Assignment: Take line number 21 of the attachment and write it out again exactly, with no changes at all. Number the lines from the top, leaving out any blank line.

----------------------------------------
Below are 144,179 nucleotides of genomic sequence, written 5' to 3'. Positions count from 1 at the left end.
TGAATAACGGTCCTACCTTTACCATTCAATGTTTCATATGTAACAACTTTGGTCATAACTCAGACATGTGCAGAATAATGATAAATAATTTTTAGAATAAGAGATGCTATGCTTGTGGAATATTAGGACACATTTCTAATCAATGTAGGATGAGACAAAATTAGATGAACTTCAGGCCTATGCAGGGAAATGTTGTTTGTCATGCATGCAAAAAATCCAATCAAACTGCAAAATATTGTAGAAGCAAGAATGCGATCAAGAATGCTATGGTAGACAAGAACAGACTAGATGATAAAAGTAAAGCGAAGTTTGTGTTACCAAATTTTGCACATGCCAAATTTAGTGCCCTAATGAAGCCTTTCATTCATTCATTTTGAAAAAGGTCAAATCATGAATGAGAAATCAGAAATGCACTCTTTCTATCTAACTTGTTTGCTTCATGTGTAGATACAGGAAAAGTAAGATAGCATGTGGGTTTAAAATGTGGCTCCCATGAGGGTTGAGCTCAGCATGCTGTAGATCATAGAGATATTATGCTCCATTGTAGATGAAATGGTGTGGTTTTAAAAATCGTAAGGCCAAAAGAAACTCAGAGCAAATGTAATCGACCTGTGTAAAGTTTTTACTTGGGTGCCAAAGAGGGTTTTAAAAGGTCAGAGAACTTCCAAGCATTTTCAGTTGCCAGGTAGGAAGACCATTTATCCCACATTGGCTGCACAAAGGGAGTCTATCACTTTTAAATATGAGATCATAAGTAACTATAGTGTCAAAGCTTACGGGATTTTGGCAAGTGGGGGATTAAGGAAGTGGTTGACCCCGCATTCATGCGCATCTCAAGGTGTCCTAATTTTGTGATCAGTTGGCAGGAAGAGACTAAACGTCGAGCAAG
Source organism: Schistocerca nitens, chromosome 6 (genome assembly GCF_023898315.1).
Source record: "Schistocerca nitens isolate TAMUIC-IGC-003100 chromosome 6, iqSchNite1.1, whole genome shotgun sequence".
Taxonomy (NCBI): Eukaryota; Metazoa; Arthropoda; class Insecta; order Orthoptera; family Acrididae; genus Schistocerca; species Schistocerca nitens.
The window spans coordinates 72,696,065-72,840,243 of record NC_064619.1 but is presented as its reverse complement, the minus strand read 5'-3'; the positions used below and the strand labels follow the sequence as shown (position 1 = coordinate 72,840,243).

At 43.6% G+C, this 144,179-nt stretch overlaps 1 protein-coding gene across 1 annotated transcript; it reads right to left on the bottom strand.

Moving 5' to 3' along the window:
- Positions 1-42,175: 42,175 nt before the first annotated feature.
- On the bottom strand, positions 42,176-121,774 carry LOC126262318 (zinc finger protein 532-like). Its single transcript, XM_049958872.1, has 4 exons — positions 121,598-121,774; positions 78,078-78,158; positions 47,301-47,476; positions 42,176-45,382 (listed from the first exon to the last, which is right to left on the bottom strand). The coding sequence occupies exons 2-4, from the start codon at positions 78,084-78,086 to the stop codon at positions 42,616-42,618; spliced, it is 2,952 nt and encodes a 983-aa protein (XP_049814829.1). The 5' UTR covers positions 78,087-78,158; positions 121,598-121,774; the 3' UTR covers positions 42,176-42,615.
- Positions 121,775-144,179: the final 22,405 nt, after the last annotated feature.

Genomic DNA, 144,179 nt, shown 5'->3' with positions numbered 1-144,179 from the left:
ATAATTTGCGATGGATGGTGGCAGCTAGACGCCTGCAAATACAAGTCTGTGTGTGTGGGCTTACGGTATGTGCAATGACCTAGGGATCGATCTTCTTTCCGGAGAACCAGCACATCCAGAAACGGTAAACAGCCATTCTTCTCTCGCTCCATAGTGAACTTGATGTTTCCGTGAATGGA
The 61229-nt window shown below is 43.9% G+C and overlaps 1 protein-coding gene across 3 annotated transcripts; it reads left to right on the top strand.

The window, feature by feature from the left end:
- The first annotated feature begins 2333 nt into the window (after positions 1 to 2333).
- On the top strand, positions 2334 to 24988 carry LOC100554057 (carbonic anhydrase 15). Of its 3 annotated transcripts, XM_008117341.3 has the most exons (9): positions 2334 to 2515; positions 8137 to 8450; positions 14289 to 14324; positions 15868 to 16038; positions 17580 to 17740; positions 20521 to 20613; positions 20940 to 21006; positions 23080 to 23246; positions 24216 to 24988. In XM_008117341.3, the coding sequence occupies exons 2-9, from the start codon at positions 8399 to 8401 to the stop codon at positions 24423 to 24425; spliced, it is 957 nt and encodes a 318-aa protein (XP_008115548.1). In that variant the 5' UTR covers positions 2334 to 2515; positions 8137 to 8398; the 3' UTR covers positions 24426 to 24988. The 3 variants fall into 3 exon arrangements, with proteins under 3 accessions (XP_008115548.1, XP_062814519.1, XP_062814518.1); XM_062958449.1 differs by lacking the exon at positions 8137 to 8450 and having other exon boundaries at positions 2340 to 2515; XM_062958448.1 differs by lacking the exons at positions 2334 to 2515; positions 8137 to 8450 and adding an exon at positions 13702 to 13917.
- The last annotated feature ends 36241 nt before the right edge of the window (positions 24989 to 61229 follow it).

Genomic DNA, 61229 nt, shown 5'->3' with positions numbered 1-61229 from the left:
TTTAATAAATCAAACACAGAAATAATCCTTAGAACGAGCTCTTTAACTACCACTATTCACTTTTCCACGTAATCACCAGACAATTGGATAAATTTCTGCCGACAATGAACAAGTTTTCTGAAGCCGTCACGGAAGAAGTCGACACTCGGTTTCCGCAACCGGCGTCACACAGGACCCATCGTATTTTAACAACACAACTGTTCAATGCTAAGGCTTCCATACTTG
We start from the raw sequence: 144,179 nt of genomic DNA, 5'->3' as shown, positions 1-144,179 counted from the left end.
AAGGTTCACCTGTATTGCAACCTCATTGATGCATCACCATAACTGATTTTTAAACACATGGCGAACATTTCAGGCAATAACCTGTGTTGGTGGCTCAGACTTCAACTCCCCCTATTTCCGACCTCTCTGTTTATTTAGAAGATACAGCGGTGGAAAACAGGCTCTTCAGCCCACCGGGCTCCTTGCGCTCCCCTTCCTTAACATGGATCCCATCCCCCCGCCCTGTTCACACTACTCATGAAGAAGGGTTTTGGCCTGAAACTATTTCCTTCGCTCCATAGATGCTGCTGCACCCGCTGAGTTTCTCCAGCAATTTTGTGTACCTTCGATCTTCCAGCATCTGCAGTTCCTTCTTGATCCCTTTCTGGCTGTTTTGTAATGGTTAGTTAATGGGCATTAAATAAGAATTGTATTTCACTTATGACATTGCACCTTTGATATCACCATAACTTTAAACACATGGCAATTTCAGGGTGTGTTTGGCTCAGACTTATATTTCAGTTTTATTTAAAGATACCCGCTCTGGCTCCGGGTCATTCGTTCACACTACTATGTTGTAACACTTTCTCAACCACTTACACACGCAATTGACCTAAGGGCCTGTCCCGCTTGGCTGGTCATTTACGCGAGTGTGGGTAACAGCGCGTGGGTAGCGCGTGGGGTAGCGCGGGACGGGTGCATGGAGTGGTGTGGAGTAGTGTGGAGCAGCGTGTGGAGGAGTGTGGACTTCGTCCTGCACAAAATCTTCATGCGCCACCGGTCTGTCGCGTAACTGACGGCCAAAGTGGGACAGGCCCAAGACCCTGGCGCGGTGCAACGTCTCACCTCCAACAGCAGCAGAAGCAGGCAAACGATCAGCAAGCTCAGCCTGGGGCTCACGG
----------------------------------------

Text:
We start from the raw sequence: 144,179 nt of genomic DNA, 5'->3' as shown, positions 1-144,179 counted from the left end.